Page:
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What’s So CLEAN About The Clean Bedroom?

by Theresa Sirois, Social Media Coordinator 


If you’re anything like me, your husband doesn’t find you out late on a Friday night shopping for shoes and purses, it’s bedding. All things bedding. I love the crisp sheets, I love the soft blankets, I love the silky comforters and the fluffy pillows! At least one thing we can agree on, even if you’re not a bedding hoarder like myself, is that we all can appreciate the comfort of a new mattress.

You hop from bed to bed, lying down to ensure in the few minutes you experience each one that you’ll find the perfect combination of comfort and support you’ve been longing for. And you’re sick of looking at your dingy old mattress every time you change your sheets, so you can wait to get that bright new mattress through the door!

What’s important to know here, is that white doesn’t necessarily mean pure.

SavvyRest prod photo 2015Our friends at Savvy Rest recently published a great blog about organic mattress fabrics. The top layer of

fabric (in traditional mattress stores this is a synthetic fabric) is literally just the icing on the toxic cake. Organic textile standards, on the other hand, offer some clarity into what is NOT allowed in our mattresses versus the traditional mattress.

GOTS-certified organic fabric must meet the stringent and relatively new Global Organic Textile Standard. The U.S. National Organic Program requires that in addition to using organically-grown raw materials, GOTS-certified textiles must exclude the following:

Toxic fabric dye

Pretty fabric colors, including many natural-looking hues, almost always start with highly-toxic and carcinogenic coal tar.

Our colored fabrics, like the ones by Live Good, are locally-sourced, low-impact, water-based dyes.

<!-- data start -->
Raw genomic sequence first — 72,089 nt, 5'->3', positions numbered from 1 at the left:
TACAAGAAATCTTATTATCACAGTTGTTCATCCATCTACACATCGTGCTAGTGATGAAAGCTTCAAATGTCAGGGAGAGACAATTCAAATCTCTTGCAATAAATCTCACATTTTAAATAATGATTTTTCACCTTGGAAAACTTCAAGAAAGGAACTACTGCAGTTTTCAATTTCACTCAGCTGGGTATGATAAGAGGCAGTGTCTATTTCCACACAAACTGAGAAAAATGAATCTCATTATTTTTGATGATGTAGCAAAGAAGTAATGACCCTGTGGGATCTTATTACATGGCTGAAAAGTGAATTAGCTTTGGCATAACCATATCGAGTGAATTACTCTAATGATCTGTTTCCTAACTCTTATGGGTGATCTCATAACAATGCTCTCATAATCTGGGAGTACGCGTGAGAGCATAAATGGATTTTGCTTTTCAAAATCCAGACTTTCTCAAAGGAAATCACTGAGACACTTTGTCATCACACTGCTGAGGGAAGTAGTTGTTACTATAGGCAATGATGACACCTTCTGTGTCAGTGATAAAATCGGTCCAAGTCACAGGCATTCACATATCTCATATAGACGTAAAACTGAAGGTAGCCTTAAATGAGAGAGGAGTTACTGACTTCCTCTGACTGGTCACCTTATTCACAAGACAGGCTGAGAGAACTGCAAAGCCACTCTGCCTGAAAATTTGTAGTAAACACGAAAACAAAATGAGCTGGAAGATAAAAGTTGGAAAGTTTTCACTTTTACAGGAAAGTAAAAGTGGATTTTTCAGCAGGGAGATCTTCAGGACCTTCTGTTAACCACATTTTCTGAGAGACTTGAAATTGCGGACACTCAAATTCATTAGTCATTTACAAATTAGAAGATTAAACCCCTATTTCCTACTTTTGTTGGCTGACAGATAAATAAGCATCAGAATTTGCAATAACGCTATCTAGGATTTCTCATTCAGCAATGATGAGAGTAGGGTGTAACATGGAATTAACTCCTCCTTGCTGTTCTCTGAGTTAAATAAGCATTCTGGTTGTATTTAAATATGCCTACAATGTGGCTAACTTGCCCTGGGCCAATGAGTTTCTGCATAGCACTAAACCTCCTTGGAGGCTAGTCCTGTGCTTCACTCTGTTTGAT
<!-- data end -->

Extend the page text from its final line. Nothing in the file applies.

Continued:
Toxic fabric finishes

Chlorine bleaches, formaldehyde, and the processes that make fabrics “anti bacterial” are just some outlawed by the GOTS standard due to carcinogenic or DNA altering effects.

An organic mattress consists of materials are all-natural, and is clean and free of chemicals- cotton is grown without pesticides; the latex is free of synthetics; and for fire protection, pure wool is used.

Polluted water

A factory’s effluent, or the wastewater that is flushed from the plant after use, cannot be released unless it has been treated and filtered. Without this precaution, textiles made in the plant will not be certified organic. The requirement protects local groundwater and also prevents toxic impacts on eco-systems downstream.

Unfair labor

Organic certification also covers worker welfare. Organic-textile workers must be paid a living wage and cannot be blocked from forming unions. Most importantly, child labor is forbidden.

Cross-contamination

GOTS-certified textiles must be kept separate from non-GOTS-certified products. This measure prevents contamination from the toxic chemicals and finishes that are routinely used to manufacture conventional textiles, and may linger in the facility.

Organic bedding may cost more, but you should think of your investment as you would the purchase of your family car: invest in safety, comfort, and peace of mind. Remember you’ll be sleeping on your organic mattress for 10 years or more — longer than you’ll drive your car — so invest wisely and sleep healthy!

As always, you can get the latest sleep and green living information by finding and following The Clean Bedroom on  FacebookTwitterPinterest, and Instagram.

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